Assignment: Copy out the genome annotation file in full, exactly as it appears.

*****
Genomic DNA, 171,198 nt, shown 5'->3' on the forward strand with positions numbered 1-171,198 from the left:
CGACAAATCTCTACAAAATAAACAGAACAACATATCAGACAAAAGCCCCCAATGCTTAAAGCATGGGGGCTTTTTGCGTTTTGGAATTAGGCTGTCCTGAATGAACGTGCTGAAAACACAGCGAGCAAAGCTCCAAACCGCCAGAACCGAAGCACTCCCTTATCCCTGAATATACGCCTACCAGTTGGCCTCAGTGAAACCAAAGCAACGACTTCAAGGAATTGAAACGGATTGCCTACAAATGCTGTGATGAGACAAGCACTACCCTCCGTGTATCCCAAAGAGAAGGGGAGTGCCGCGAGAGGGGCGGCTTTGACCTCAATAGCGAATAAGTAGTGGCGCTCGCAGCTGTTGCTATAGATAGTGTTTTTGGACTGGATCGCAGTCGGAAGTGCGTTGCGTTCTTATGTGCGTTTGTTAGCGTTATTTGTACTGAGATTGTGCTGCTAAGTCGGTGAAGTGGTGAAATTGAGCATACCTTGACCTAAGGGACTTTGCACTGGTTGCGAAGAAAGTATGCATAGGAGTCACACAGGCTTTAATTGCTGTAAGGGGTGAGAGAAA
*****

Genomic DNA, 171,198 nt, shown 5'->3' on the forward strand with positions numbered 1-171,198 from the left:
CGACAAATCTCTACAAAATAAACAGAACAACATATCAGACAAAAGCCCCCAATGCTTAAAGCATGGGGGCTTTTTGCGTTTTGGAATTAGGCTGTCCTGAATGAACGTGCTGAAAACACAGCGAGCAAAGCTCCAAACCGCCAGAACCGAAGCACTCCCTTATCCCTGAATATACGCCTACCAGTTGGCCTCAGTGAAACCAAAGCAACGACTTCAAGGAATTGAAACGGATTGCCTACAAATGCTGTGATGAGACAAGCACTACCCTCCGTGTATCCCAAAGAGAAGGGGAGTGCCGCGAGAGGGGCGGCTTTGACCTCAATAGCGAATAAGTAGTGGCGCTCGCAGCTGTTGCTATAGATAGTGTTTTTGGACTGGATCGCAGTCGGAAGTGCGTTGCGTTCTTATGTGCGTTTGTTAGCGTTATTTGTACTGAGATTGTGCTGCTAAGTCGGTGAAGTGGTGAAATTGAGCATACCTTGACCTAAGGGACTTTGCACTGGTTGCGAAGAAAGTATGCATAGGAGTCACACAGGCTTTAATTGCTGTAAGGGGTGAGAGAAA